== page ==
Yesterday, guest writer Felix Huang (@Brkn_Yllw_Lns) wrote an incredible essay for this blog suggesting that in talking to Chinese American opponents of affirmative action, we must reframe the conversation away from self-interest and towards collective morality.
This seems a timely observation since something else also happened yesterday: the Asian American Coalition for Education (AACE) — which describes itself as “the proven leader in fighting for Asian-American children’s equal education rights” — announced that it has filed a third complaint against Ivy League universities alleging that the schools’ use of holistic review during college admissions discriminates against Asian American applicants.
Describing the complaint lodged with the Office of Civil Rights at the US Department of Education at the beginning of August, AACE alleged that Cornell University and Columbia University had discriminated against applicant Hubert Zhao when they did not offer him an acceptance to their schools this past spring. The complaint speculates that Zhao was either the victim of racial discrimination, or of political retaliation; Hubert also happens to be the son of AACE president, YuKong Zhao.
In a completely unsurprising turn of events, the Department of Education yesterday dismissed an administrative complaint filed in May against Harvard University by 60+ Asian American anti-affirmative action activists. The complaint alleged that Harvard University discriminates against Asian American applicants in their race-conscious affirmative action admissions policies but little information was provided to bolster these claims.
The Department of Education announced yesterday that the complaint was rejected because it was too similar in content to a pending federal lawsuit, which had been filed late last year by conservative anti-affirmative action lobbyist Edward Blum.
In the wake of last weekend’s emailed death threats that appeared to target Harvard’s AAPI female population, several of Harvard’s AAPI women are now speaking out. In a powerful statement published in Manifesta Magazine, a Harvard-based feminist magazine, the AAPI women of Harvard decry the racism and misogyny of the weekend’s email threats as well as the university’s response.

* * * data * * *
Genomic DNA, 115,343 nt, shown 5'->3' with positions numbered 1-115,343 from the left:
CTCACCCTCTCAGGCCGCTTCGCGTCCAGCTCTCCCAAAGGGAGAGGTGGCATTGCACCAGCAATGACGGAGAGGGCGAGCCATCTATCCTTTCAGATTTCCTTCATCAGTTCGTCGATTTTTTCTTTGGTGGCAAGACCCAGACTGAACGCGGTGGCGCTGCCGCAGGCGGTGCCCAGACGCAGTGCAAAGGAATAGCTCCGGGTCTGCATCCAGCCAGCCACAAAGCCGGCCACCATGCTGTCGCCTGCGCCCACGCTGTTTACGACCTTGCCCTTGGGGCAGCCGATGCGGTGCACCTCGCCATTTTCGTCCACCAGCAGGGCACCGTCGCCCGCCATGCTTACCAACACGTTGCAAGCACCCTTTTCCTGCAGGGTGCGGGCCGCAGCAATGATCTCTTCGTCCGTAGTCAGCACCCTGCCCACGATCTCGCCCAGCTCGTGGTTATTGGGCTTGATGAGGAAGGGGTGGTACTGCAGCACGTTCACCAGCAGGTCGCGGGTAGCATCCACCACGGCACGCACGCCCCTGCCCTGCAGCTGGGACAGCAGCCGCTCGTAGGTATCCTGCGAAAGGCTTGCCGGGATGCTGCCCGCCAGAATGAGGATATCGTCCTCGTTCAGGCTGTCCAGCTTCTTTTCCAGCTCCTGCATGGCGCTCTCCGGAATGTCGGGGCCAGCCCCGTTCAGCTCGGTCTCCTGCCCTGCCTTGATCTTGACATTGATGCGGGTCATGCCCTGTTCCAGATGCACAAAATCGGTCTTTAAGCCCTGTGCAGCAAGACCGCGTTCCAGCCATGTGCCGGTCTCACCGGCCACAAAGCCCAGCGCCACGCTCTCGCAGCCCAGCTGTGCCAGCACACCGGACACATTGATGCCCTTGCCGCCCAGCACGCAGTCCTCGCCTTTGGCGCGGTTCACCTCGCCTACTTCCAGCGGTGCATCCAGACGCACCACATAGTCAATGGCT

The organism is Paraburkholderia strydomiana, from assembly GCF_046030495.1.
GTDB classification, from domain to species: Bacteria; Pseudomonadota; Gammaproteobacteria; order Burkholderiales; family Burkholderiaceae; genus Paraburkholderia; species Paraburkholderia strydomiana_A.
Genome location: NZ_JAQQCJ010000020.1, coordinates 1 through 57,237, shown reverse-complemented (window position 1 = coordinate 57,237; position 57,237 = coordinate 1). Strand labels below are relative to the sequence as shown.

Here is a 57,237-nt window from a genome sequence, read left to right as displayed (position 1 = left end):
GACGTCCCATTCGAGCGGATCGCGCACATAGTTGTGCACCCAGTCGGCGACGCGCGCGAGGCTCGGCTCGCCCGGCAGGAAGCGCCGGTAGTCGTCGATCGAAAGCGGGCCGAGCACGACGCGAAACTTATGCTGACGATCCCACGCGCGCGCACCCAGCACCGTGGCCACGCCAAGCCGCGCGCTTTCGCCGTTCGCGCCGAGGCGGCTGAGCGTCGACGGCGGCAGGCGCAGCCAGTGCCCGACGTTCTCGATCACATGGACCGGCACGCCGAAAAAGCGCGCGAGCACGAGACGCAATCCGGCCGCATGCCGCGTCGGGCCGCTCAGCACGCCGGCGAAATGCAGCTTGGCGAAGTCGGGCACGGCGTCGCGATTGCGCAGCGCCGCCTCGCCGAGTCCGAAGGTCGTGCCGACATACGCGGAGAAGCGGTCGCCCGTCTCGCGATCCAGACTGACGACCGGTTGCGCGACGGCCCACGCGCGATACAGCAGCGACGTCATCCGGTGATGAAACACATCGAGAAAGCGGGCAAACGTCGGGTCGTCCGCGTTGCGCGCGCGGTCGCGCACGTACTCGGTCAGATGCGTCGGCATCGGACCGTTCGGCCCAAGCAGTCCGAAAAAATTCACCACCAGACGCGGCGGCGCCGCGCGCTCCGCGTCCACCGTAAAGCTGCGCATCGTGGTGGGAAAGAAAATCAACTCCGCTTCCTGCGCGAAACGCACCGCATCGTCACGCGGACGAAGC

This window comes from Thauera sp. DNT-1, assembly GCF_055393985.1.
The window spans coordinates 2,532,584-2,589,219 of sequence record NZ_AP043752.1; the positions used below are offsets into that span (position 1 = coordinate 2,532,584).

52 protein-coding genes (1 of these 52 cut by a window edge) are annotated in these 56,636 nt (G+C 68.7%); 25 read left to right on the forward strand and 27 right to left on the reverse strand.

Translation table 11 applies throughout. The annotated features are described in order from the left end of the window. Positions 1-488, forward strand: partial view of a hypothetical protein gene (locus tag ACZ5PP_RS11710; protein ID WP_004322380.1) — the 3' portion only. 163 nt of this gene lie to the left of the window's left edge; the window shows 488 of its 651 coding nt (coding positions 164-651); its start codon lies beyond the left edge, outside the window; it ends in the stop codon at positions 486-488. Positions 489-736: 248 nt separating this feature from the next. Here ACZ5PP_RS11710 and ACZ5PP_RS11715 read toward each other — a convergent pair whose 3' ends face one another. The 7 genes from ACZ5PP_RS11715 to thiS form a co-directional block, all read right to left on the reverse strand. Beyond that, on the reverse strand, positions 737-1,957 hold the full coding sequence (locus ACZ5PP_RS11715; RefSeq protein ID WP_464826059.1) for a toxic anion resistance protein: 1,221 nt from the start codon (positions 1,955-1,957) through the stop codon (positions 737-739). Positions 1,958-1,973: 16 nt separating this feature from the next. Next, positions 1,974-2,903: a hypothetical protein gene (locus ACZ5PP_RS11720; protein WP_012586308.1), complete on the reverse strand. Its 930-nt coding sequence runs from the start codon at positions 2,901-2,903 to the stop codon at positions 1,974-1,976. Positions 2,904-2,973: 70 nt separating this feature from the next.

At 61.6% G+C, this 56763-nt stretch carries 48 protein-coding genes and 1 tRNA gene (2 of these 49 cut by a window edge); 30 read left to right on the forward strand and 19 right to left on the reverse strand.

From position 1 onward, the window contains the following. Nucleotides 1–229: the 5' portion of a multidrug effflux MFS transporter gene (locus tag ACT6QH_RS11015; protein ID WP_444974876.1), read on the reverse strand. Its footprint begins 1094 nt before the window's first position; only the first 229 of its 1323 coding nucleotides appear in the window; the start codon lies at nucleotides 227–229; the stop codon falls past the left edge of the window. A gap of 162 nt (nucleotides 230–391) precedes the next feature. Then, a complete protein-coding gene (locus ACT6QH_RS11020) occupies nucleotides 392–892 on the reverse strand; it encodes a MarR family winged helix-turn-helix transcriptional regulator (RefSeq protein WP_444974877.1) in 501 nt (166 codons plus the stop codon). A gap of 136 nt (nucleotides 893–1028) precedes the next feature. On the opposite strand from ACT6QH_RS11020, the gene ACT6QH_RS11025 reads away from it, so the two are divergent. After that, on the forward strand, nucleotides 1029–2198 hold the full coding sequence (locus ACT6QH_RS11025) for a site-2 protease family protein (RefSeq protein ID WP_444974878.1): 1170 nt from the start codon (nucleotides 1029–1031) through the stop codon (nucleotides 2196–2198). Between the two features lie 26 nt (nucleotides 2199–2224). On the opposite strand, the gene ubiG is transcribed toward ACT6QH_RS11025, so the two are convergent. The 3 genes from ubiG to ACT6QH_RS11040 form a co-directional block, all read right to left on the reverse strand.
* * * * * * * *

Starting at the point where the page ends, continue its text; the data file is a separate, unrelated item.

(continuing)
Late last Friday, over three hundred Harvard students — most of them AAPI women — received a bizarre, profanity-laden email threatening that the email recipients would be shot on-campus on Saturday at 11 o’clock. The emails identified the sender as Stephanie Nguyen, and arrived first from a hotmail.de account registered to an Eduardo Nguyen; a second batch of emails containing identical text as the first email were sent minutes later from a Gmail account registered to a user named Huy Dinh.
Harvard University police heightened on-campus security, and FBI were called in to investigate; officials later announced that they did not consider the email a “credible threat” and believe that it originated overseas.
New details are now emerging that are rendering this case as bizarre as it is chilling.
Harvard University is reporting that hundreds of Harvard students — most of them female students with Asian or Asian American surnames — received a series of mass emails yesterday, threatening that they would be shot on-campus today.
Although the two emails, sent minutes apart, were addressed to “All students of Harvard”, they were not sent to the entire Harvard community. Instead, the emails appeared to have selectively targeted Asian and Asian American women, based on their surnames. The emails also offered some clue that the recipients were chosen based on their presumed race or ethnicity; the Harvard Crimson reports that the emails referred to the recipients’ “slit -eyes”.
Since 2001, Reappropriate has been the web's foremost Asian American activism, identity, feminism, and pop culture blog!